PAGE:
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The Fontainebleau hotel-casino is shown under construction on the north Strip on May 27, 2008. (Las Vegas Review-Journal file)

Dates of emergence

The Fontainebleau project in Las Vegas has a long history marked by bankruptcy proceedings, halted construction, different sets of owners, name changes, and national economic meltdowns.
By Eli Segall Las Vegas Review-Journal

MAY 2005

Florida developer Jeffrey Soffer and Las Vegas casino executive Glenn Schaeffer announce plans to build the Fontainebleau resort on the north Strip.


Construction at the Fontainebleau, whose plans were announced in 2005, is seen April 8, 2008. (Las Vegas Review-Journal file)

FEBRUARY 2007

Construction starts on the 60-plus-story project.


An undated aerial view of the Fontainebleau hotel-casino construction site. (File photo)

JUNE 2007

Fontainebleau developers announce financing that will be used, in part, to fund their $2.9 billion project on Las Vegas Boulevard.


Fontainebleau construction on May 29, 2007. At the time, the project was expected to open in fall 2009. (Las Vegas Review-Journal file)

JUNE 2009

Amid the worst recession in decades, the Fontainebleau project goes bankrupt.


The Fontainebleau on June 22, 2009, amid financial troubles involving a group of creditors. (Las Vegas Review-Journal file)

FEBRUARY 2010

Billionaire Carl Icahn acquires the Fontainebleau for around $150 million.


The Fontainebleau on Jan. 17, 2010. Billionaire Carl Icahn submitted the only qualified bid for the property being handled by U.S. Bankruptcy Court in Miami. (Las Vegas Review-Journal file)

AUGUST 2017

After leaving the project largely untouched, Icahn sells the Fontainebleau to developer Steve Witkoff and partners for $600 million.


The unfinished Fontainebleau project on the north Strip on Dec. 13, 2017. (Las Vegas Review-Journal)

FEBRUARY 2018

Witkoff and hotel giant Marriott International announce the resort is now called Drew Las Vegas and slated to open in late 2020. The Drew is named for Witkoff’s son Andrew, who died of an OxyContin overdose in 2011 at age 22.


The unfinished Fontainebleau, shown on the Strip on Feb. 12, 2018. Its name was changed to Drew Las Vegas and was scheduled to open in late 2020. (K.M. Cannon Las Vegas Review-Journal) @KMCannonPhoto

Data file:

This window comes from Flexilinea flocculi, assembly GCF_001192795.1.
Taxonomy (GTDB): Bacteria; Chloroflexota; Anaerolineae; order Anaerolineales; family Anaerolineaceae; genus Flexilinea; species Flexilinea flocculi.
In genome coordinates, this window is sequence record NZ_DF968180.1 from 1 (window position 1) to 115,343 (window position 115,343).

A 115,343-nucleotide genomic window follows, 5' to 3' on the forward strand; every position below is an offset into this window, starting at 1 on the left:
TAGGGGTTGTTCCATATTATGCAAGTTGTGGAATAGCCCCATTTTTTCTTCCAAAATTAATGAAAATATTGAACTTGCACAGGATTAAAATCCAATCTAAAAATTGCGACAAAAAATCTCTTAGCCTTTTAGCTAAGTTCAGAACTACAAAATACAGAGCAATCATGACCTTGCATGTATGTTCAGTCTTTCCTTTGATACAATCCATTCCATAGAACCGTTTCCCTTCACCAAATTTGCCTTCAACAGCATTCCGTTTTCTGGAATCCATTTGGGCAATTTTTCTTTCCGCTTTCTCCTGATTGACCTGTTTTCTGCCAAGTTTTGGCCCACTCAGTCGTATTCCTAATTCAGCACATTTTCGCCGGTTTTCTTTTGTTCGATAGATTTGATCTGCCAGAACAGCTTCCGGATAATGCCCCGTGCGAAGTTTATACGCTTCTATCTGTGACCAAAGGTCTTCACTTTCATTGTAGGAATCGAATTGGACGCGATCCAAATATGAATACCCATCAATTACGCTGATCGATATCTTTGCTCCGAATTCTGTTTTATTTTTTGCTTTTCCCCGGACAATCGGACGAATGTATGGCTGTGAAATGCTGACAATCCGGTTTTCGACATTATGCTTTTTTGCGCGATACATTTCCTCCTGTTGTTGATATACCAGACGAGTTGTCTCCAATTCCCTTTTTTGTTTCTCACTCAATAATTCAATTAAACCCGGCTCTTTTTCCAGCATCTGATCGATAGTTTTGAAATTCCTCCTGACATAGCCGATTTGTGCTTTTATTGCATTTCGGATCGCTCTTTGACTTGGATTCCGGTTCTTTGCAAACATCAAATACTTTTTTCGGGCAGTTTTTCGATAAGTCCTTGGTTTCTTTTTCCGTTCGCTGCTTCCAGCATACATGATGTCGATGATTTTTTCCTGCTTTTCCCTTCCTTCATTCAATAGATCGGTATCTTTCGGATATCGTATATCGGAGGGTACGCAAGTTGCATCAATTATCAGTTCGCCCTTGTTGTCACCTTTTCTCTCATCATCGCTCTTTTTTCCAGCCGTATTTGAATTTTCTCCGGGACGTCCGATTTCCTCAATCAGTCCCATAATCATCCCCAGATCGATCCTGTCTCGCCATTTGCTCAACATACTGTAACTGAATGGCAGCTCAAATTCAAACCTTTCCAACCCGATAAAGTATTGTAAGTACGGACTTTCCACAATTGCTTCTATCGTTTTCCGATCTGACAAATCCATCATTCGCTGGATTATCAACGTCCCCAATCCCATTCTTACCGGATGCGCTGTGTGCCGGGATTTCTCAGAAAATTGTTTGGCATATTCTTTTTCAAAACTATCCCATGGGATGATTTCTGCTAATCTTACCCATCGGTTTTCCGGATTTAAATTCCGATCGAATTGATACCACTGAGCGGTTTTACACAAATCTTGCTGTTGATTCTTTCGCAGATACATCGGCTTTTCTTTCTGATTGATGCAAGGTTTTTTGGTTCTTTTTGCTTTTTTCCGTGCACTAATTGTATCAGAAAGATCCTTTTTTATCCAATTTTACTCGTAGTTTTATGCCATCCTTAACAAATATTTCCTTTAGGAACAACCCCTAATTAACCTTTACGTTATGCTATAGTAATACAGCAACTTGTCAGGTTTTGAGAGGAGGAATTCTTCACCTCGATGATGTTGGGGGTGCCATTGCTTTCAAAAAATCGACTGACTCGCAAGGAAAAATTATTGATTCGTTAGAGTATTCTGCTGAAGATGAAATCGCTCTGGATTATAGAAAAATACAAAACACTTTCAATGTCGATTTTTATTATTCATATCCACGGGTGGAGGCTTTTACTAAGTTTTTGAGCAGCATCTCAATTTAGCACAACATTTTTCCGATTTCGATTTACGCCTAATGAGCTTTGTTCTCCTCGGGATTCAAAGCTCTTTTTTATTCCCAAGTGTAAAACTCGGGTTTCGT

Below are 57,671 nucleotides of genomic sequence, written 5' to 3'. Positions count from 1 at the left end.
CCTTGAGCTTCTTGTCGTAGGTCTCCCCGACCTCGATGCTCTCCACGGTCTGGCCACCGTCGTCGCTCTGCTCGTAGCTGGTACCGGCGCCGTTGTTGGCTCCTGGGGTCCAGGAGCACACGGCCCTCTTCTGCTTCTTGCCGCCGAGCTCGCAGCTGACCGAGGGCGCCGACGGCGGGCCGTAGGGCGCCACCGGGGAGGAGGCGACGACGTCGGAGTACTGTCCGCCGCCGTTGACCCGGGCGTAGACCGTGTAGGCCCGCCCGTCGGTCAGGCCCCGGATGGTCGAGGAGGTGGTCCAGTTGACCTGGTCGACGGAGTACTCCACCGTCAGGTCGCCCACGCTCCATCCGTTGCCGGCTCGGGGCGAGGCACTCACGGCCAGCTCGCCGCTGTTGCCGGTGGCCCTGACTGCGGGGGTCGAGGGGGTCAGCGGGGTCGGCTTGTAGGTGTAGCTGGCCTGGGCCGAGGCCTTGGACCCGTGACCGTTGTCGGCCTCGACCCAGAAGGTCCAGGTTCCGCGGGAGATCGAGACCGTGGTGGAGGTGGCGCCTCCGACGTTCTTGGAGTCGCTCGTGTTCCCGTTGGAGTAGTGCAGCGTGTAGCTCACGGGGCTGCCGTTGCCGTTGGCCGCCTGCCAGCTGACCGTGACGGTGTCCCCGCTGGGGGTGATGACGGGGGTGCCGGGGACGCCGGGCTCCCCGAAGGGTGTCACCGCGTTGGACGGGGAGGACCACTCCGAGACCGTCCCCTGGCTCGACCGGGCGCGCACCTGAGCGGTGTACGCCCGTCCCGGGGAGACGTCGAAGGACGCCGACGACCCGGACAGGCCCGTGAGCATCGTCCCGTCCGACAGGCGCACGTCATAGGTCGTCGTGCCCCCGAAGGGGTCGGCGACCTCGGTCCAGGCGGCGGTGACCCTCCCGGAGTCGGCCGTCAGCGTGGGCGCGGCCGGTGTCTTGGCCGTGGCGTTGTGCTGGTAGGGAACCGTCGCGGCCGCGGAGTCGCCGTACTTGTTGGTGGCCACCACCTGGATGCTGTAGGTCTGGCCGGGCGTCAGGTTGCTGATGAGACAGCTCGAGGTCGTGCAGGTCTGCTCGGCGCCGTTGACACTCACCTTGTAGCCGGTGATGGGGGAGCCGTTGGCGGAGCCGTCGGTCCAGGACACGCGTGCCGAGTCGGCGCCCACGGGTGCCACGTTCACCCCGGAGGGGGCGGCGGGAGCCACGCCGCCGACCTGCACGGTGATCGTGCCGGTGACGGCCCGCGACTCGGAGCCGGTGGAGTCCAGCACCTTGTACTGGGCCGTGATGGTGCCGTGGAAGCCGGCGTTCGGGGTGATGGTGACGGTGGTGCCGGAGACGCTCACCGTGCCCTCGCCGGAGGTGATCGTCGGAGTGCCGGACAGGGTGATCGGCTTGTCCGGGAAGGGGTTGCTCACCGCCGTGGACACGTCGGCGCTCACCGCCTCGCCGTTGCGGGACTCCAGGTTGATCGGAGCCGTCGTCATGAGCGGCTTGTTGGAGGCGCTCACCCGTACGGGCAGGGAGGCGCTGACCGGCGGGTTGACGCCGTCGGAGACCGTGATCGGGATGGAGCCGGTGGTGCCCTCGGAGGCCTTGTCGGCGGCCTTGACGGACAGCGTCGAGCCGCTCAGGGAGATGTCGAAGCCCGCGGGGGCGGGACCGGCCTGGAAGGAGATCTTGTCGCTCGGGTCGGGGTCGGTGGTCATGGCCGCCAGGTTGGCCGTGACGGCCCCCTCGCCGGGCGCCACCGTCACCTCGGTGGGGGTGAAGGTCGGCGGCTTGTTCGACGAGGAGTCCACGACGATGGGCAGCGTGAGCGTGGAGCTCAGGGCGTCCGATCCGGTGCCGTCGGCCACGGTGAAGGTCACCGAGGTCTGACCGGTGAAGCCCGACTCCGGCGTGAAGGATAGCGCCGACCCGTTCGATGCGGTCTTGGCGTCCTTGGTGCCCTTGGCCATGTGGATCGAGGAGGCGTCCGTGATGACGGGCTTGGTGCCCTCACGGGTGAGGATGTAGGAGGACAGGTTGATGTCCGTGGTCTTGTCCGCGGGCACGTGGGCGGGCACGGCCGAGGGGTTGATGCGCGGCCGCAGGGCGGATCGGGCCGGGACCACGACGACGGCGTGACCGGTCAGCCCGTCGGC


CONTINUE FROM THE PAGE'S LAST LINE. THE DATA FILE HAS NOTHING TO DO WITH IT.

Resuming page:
APRIL 2019

Witkoff says the 67-story hotel-casino is now scheduled to open in the second quarter of 2022.


An aerial view of Drew Las Vegas, formerly the Fontainebleau, as seen on May 2, 2019. (Las Vegas Review-Journal file)

JANUARY 2020

Witkoff says he is close to obtaining a roughly $2 billion construction loan for the Drew.


Drew Las Vegas is seen in the background of a vacant parcel on the north end of the Strip on Feb. 12, 2021. (Ellen Schmidt/Las Vegas Review-Journal) @ellenschmidttt

MARCH 2020

Witkoff suspends construction of the Drew amid Las Vegas’ rapid shutdown over the coronavirus outbreak.


Drew Las Vegas on July 20, 2021. Construction had been suspended amid the COVID-19 pandemic. (Chase Stevens/Las Vegas Review-Journal) @csstevensphoto

FEBRUARY 2021

Soffer, the Fontainebleau’s original developer, reacquires the property in partnership with Kansas conglomerate Koch Industries’ real estate wing.


Windows are missing in the unfinished Fontainebleau as a double-decker bus travels down Las Vegas Boulevard on Oct. 14, 2021, on the north end of the Strip. (Ellen Schmidt/Las Vegas Review-Journal) @ellenschmidttt

OCTOBER 2021

Marriott confirms it exited the project after reaching an “amicable settlement” with the ownership.


Pedestrians and traffic pass the unfinished Fontainebleau on Oct. 14, 2021. Marriott International exited its involvement in the project. (Ellen Schmidt/Las Vegas Review-Journal) @ellenschmidttt

NOVEMBER 2021

Soffer renames the project Fontainebleau Las Vegas,says construction has resumed, and sets a target opening for the fourth quarter of 2023.


Developer Jeffrey Soffer during a commencement ceremony Nov. 9, 2021, at the yet-to-be finished Fontainebleau on the north Strip. (K.M. Cannon/Las Vegas Review-Journal) @KMCannonPhoto

DECEMBER 2022

Fontainebleau owners announce a $2.2 billion construction loan for the project.


Fontainebleau under construction again on the north Strip on Feb. 3, 2022. (K.M. Cannon/Las Vegas Review-Journal) @KMCannonPhoto

SEPTEMBER 2023

Soffer announces the Fontainebleau’s grand opening date of Dec. 13.


Fontainebleau hotel-casino on Nov. 7, 2023, a month out from its opening. (Ellen Schmidt/Las Vegas Review-Journal) @ellenschmidttt

Contact Eli Segall at esegall@reviewjournal.com or 702-383-0342.

Dates of emergence: Timeline of Fontainebleau

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